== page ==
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Next Generation Java Helper Library Release

Java Helper Library

Today, we are excited to announce the general availability of our next generation Java helper library.  Get ready to enjoy a whole new level of productivity.

The approach

Java is the second next generation helper library that we are releasing, after announcing the new PHP library last month. We’ve rebuilt it from the ground up based on your and your fellow Java developers’ feedback.

To learn more about our novel approach to make the helper-libraries more consistent, enable faster iteration, and improve the libraries by having a shared foundation across languages, check out our blog post that introduced the next generation Twilio Helper Libraries.

What’s new

The Twilio Java helper library has undergone significant changes from the previous version to make the new library easier and more intuitive to use.

The new library

  • Simplifies the basics like initializing the object and imports.
  • Improves network efficiency by introducing Actions.
  • Adds native paging support which was one of the most requested features.
  • Uses the type system to expose what parameters can be used when operating on a resource.

It is compatible with Java versions 7 and higher. Let’s look at some examples.

The basics

// In 7.x there is only one Twilio.
import com.twilio.Twilio;

//You can initialize Twilio by using:
Twilio.init(ACCOUNT_SID, AUTH_TOKEN);

Actions

Performing actions has been abstracted into 5 distinct types: Fetcher, Creator, Updater, Deleter, and Reader.

  • Fetcher: Gets an instance of a resource
  • Creator: Makes a new instance of a resource
  • Updater: Modifies an instance of a resource
  • Deleter: Removes an instance of a resource
  • Reader: Lists a resource

We only expose the actions that you can perform on a resource or that anything that compiles is a ‘legal’ action in the eyes of the API. Each type has a corresponding method to execute the HTTP request: fetch, create, update, delete, and read. This allows for better network efficiency and makes it clear when the library will perform HTTP requests.

Message message = Message.fetcher("SMXXXXXXXXXXXXXXXXXXXXXXXXXXXXXXXX").fetch();

Paging

As you iterate over the Iterable it will fetch the next page as necessary. For further customization, you may use setPageSize or setLimit on the Reader action to set the size of each page that is fetched or the max results you want to get returned.

import com.twilio.Twilio;
import com.twilio.rest.api.v2010.account.Message;

...

Twilio.init(ACCOUNT_SID, AUTH_TOKEN);

Iterable<Message> messages = Message.reader().read();
for (Message message : messages) {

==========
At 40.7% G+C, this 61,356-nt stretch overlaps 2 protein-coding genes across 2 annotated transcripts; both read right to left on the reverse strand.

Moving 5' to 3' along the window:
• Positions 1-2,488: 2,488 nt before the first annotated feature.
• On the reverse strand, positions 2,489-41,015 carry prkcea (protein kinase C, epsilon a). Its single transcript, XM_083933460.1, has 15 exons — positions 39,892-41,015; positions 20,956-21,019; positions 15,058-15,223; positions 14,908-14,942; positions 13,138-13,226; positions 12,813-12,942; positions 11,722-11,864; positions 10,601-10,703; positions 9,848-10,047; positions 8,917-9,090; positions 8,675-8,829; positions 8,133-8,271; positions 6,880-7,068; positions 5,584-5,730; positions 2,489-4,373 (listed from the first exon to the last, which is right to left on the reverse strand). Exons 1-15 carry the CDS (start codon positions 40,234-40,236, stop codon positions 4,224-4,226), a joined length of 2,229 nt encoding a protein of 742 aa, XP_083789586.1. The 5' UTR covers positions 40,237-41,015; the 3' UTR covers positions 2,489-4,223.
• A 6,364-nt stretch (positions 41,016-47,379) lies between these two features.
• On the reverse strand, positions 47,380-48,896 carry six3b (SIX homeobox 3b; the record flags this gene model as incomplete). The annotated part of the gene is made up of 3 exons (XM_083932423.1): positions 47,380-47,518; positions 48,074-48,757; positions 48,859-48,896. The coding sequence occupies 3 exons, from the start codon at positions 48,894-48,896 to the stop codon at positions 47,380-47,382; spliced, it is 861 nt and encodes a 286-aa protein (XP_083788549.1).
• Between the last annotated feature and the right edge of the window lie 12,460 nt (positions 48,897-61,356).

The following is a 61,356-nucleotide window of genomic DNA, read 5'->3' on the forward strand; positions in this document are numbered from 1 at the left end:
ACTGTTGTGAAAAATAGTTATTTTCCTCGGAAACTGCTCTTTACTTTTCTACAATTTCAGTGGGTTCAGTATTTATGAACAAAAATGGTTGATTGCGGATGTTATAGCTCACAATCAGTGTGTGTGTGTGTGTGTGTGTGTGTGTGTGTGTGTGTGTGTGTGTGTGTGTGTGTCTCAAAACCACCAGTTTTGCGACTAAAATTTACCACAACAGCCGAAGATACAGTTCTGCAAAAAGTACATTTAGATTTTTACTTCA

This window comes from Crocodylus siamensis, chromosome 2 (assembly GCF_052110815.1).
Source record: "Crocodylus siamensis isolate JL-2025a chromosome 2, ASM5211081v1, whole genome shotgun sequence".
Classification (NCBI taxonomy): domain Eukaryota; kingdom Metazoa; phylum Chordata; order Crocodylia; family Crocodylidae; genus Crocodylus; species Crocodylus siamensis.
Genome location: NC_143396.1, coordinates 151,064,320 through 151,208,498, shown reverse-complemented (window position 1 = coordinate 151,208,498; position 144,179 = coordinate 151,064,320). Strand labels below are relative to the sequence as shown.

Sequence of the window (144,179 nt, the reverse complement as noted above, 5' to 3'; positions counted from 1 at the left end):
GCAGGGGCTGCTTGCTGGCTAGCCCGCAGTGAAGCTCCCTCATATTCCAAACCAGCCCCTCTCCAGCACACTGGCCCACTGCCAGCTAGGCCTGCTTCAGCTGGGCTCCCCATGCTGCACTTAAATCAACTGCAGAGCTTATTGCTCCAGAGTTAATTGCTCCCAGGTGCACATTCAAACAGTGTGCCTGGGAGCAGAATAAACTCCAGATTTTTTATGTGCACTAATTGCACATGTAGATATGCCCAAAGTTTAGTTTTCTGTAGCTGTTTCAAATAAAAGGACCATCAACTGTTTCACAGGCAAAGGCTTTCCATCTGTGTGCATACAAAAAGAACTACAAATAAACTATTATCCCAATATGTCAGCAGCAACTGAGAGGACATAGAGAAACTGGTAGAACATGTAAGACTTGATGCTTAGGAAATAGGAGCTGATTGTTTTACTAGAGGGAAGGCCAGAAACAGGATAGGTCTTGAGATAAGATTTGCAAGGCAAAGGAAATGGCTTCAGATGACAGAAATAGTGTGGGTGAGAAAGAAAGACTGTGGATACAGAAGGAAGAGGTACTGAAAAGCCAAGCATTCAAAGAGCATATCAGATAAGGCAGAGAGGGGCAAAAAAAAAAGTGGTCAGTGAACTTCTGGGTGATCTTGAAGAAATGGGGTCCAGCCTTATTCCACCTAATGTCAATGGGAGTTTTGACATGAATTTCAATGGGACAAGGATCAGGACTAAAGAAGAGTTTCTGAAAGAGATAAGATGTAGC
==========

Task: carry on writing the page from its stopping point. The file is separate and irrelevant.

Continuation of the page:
System.out.println("message sid: " + message.getSid());
    // message sid: SMXXXXXXXXXXXXXXXXXXXXXXXXXXXXXXXX
}

Builders

The new library use the Builder pattern. This makes it clear that the only field you can update on an existing message is the Body field. On the other hand, the Creator has these methods:

Yoyodyne Java Builder Pattern

Here’s an example showing how you can instantiate a Creator, set any parameters on it you wish, and then call Create:

import com.twilio.Twilio;
import com.twilio.rest.api.v2010.account.Message;
import com.twilio.type.PhoneNumber;

...

Twilio.init(ACCOUNT_SID, AUTH_TOKEN);

Message message = Message.creator(
        new PhoneNumber("+15558675309"),
        new PhoneNumber("+15017250604"),
        "This is the ship that made the Kessel Run in fourteen parsecs?")
    )
    .setMediaUrl("https://c1.staticflickr.com/3/2899/14341091933_1e92e62d12_b.jpg")
    .create();

How to get started

The best place to start is the new Getting Started Guide that covers installation and how to send your first message. The Quickstart provides code samples for several use cases and our Javadoc provides great reference documentation.

Another great resource is the Migration Guide, especially if you are familiar with the previous generation. It covers some of the new features and highlights the differences.

The new libraries come in two lines. The ’mainline’ that contains our GA products and is the most stable release, and ‘edge’ which includes new features that are in Developer Preview or Beta. Here is a more detailed writeup about our Versioning Strategy.

Deprecation

Going forward, new functionality will only be added to the new libraries (Java 7.x). The old libraries (Java 6.x) will be officially supported until 01/15/17. After that day, Twilio will stop providing bug fixes and Support might ask you to upgrade before debugging issues.

Next-gen Release Candidates

We’d love your get your feedback on our other release candidates. They are available on Github now and we are interested in your issue tickets and pull requests.

The next language that we will release is C#. Stay tuned!

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